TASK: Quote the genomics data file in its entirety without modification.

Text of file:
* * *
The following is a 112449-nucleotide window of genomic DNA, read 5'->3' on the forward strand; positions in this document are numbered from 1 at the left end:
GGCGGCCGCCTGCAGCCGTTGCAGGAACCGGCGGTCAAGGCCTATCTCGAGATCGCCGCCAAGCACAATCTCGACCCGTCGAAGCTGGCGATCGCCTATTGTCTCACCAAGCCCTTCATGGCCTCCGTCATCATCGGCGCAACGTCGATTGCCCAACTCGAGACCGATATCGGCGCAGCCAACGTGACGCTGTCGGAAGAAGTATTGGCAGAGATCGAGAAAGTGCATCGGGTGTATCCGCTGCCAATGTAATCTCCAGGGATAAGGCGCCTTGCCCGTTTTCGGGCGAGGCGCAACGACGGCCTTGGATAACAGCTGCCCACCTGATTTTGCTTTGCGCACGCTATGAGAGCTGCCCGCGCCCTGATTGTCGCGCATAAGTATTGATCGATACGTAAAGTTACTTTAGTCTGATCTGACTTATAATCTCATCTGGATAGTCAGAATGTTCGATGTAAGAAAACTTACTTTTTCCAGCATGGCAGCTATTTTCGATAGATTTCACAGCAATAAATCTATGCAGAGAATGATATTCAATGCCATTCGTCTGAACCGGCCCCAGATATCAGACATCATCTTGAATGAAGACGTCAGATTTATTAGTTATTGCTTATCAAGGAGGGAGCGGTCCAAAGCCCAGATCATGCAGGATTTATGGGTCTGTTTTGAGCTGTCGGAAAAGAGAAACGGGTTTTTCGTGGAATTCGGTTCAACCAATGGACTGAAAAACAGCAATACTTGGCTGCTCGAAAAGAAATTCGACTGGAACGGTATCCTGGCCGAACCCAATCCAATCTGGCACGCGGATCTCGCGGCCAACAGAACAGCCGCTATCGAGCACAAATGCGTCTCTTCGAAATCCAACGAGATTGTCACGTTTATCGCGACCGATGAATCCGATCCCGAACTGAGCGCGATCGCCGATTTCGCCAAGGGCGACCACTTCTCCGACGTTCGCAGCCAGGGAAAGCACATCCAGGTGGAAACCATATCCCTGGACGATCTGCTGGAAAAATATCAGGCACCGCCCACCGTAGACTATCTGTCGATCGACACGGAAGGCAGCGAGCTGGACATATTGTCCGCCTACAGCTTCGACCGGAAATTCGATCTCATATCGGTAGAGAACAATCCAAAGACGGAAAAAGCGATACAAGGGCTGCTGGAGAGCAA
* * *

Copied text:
The following is a 112449-nucleotide window of genomic DNA, read 5'->3' on the forward strand; positions in this document are numbered from 1 at the left end:
GGCGGCCGCCTGCAGCCGTTGCAGGAACCGGCGGTCAAGGCCTATCTCGAGATCGCCGCCAAGCACAATCTCGACCCGTCGAAGCTGGCGATCGCCTATTGTCTCACCAAGCCCTTCATGGCCTCCGTCATCATCGGCGCAACGTCGATTGCCCAACTCGAGACCGATATCGGCGCAGCCAACGTGACGCTGTCGGAAGAAGTATTGGCAGAGATCGAGAAAGTGCATCGGGTGTATCCGCTGCCAATGTAATCTCCAGGGATAAGGCGCCTTGCCCGTTTTCGGGCGAGGCGCAACGACGGCCTTGGATAACAGCTGCCCACCTGATTTTGCTTTGCGCACGCTATGAGAGCTGCCCGCGCCCTGATTGTCGCGCATAAGTATTGATCGATACGTAAAGTTACTTTAGTCTGATCTGACTTATAATCTCATCTGGATAGTCAGAATGTTCGATGTAAGAAAACTTACTTTTTCCAGCATGGCAGCTATTTTCGATAGATTTCACAGCAATAAATCTATGCAGAGAATGATATTCAATGCCATTCGTCTGAACCGGCCCCAGATATCAGACATCATCTTGAATGAAGACGTCAGATTTATTAGTTATTGCTTATCAAGGAGGGAGCGGTCCAAAGCCCAGATCATGCAGGATTTATGGGTCTGTTTTGAGCTGTCGGAAAAGAGAAACGGGTTTTTCGTGGAATTCGGTTCAACCAATGGACTGAAAAACAGCAATACTTGGCTGCTCGAAAAGAAATTCGACTGGAACGGTATCCTGGCCGAACCCAATCCAATCTGGCACGCGGATCTCGCGGCCAACAGAACAGCCGCTATCGAGCACAAATGCGTCTCTTCGAAATCCAACGAGATTGTCACGTTTATCGCGACCGATGAATCCGATCCCGAACTGAGCGCGATCGCCGATTTCGCCAAGGGCGACCACTTCTCCGACGTTCGCAGCCAGGGAAAGCACATCCAGGTGGAAACCATATCCCTGGACGATCTGCTGGAAAAATATCAGGCACCGCCCACCGTAGACTATCTGTCGATCGACACGGAAGGCAGCGAGCTGGACATATTGTCCGCCTACAGCTTCGACCGGAAATTCGATCTCATATCGGTAGAGAACAATCCAAAGACGGAAAAAGCGATACAAGGGCTGCTGGAGAGCAA